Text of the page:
And the other one talking of favourites that I have to mention as well where I did get to spend 3 nights is St Andrews Beach House which is this timber cylinder at St Andrews Beach down on the Mornington Peninsula. That one is such a joy as holiday homes and shacks often are, it’s just distilled just down to what you need, it’s so small but so connected to the landscape, it’s huge spaces that can be divided off by curtains so you can have other people staying over if you want or also have it huge and really opened up. That’s definitely one of my other favourites as well, which is at the complete other end of the scale to the Terrace House. 

What is your career highlight so far?

There’s been a lot. I guess there’s a bit of a bookend, the Canberra Medallion was pretty great getting there. Last year I became a fellow of the Institute of Architects, so the architects that are recognised for their contribution to architecture, so to become a fellow was wonderful. Also the other highlight which was right at the start of my career was there was an exhibition in New York called Young Guns and I think it was 2004? 2005? And it was an exhibition in New York, they selected just some of my really early work and asked me to come over to New York for the exhibition and book launch. That really set me up but I do look at that and think that was not only the moment that really launched me but that was great in terms of confidence building because any creative person really does have a lot of doubt and so that was really great to sort of say to me no, no, no, you’re on the right path and you’ve got the right skills, keep going. I think if it wasn't for that exhibition in New York maybe I would’ve got back and continued working for someone else, but it really did give me the confidence to say you’ve got the right ingredients, see where you could go.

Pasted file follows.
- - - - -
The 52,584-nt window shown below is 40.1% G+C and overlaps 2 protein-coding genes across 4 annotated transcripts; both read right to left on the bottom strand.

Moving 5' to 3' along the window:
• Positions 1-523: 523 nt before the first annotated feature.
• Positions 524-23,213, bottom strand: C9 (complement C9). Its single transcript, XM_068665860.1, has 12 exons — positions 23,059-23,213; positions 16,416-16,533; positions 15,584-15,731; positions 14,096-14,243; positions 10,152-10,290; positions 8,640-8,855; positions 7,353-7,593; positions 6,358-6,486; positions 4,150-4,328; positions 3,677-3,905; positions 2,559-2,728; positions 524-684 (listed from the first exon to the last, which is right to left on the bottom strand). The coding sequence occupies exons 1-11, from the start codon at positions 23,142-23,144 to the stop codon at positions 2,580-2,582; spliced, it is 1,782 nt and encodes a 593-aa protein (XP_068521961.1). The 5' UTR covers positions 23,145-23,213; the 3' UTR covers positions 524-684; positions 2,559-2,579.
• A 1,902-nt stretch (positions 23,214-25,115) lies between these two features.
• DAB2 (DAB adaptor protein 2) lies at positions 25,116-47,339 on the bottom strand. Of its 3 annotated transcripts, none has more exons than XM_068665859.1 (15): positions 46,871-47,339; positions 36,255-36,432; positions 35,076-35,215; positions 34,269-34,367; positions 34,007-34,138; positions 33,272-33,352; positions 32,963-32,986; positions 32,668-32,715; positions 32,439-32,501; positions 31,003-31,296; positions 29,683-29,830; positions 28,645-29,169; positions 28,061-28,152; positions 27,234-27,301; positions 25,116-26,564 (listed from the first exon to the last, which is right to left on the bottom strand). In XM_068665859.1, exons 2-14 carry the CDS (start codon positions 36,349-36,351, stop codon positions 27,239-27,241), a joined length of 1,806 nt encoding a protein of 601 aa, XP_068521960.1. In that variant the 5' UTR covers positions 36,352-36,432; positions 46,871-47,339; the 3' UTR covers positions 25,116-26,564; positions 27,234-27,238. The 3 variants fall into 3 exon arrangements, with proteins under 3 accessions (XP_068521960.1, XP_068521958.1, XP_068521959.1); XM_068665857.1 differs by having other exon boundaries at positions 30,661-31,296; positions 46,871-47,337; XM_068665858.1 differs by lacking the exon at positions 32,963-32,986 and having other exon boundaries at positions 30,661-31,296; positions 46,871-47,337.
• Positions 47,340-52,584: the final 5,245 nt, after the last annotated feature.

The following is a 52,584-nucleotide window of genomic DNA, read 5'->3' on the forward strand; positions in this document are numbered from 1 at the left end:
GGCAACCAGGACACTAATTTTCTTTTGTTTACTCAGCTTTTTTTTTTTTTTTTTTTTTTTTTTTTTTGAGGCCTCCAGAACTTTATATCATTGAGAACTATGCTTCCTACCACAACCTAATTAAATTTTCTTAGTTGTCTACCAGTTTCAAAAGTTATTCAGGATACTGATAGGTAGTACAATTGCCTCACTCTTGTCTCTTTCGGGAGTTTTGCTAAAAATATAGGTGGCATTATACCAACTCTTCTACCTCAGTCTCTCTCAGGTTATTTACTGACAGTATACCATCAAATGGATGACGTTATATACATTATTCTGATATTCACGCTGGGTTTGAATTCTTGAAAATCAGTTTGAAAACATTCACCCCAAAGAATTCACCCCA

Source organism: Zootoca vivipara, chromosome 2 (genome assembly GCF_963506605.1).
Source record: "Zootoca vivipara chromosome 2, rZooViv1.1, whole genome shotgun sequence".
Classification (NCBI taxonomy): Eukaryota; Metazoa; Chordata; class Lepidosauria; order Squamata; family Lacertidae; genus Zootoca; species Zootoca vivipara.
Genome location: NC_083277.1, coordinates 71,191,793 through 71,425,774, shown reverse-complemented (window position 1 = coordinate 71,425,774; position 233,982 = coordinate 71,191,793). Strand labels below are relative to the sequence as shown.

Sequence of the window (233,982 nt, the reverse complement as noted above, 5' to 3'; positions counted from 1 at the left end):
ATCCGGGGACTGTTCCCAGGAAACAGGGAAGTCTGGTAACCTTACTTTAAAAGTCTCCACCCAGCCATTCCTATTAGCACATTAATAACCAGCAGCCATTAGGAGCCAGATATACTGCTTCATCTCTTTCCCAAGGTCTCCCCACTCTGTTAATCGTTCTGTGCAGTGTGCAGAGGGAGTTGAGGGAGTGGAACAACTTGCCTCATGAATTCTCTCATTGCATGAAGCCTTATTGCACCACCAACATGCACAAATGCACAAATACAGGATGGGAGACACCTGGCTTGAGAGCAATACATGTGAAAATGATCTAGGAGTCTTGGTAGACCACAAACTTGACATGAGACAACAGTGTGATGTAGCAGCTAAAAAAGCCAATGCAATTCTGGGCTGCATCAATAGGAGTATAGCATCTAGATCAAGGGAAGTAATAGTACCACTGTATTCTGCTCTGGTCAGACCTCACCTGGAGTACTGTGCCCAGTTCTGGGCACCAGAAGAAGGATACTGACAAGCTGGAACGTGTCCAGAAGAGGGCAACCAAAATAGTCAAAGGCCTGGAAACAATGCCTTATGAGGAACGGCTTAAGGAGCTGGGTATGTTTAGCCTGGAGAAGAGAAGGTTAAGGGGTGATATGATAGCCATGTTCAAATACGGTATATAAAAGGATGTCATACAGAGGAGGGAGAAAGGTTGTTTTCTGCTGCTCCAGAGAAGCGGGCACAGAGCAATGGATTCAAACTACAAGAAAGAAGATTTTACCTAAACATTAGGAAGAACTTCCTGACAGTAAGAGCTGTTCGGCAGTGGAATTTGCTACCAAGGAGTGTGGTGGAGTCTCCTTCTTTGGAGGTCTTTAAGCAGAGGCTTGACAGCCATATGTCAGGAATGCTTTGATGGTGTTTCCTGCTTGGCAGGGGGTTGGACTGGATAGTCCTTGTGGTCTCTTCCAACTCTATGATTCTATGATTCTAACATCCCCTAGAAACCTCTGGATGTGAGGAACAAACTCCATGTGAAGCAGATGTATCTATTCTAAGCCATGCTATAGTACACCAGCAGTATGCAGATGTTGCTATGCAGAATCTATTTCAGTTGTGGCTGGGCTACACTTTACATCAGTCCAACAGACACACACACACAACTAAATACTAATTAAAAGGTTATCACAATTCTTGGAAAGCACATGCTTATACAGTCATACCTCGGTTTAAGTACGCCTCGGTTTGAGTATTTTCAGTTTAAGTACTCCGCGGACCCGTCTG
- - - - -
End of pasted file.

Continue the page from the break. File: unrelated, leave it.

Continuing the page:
Terracotta House was recently awarded Inside Out X Brickworks 'Home of the Year' for 2021, can you tell us a little bit about that project and the approach to design?

It was such an interesting brief and more of multigenerational housing, so parents and adult children and then them having children all living in one block is so interesting. It means that sort of quite often you get one-dimensional briefs where it’s like give me 3 bedrooms, 2 bathrooms, living space and it’s just that there’s no real nuance, whereas this is so interesting. The client, Belinda owns the block and they’re wanting to help her son’s family establish themselves. When you get a brief like that it’s intimidating because you think this is a brief that you dream of, that you really want as a designer. Belinda was really wanting the garden to be the dominant part of that home, so it was really great being pushed to keep everything economic in size, 'give me just what I need and nothing more' was her brief - and then because it was all about the garden and she just kept pointing towards the beautiful terracotta pots, that was quite literally the decision to build it out of just earthy materials. The bricks and roof tiles are just materials that we dig up and apply a bit of heat to and then assemble. Even though it's a beautiful, contemporary, new building it’s something that’s got sort of a wisdom and an age to it because of the materials that she and I were interested in. 

“From a very young age I knew I wanted to be an architect - there was no debate, it was always something I knew I was going to do.”

Andrew Maynard
architecture-spotlight-Andrew-Maynard-1920x1080-1

“From a very young age I knew I wanted to be an architect - there was no debate, it was always something I knew I was going to do.”

Andrew Maynard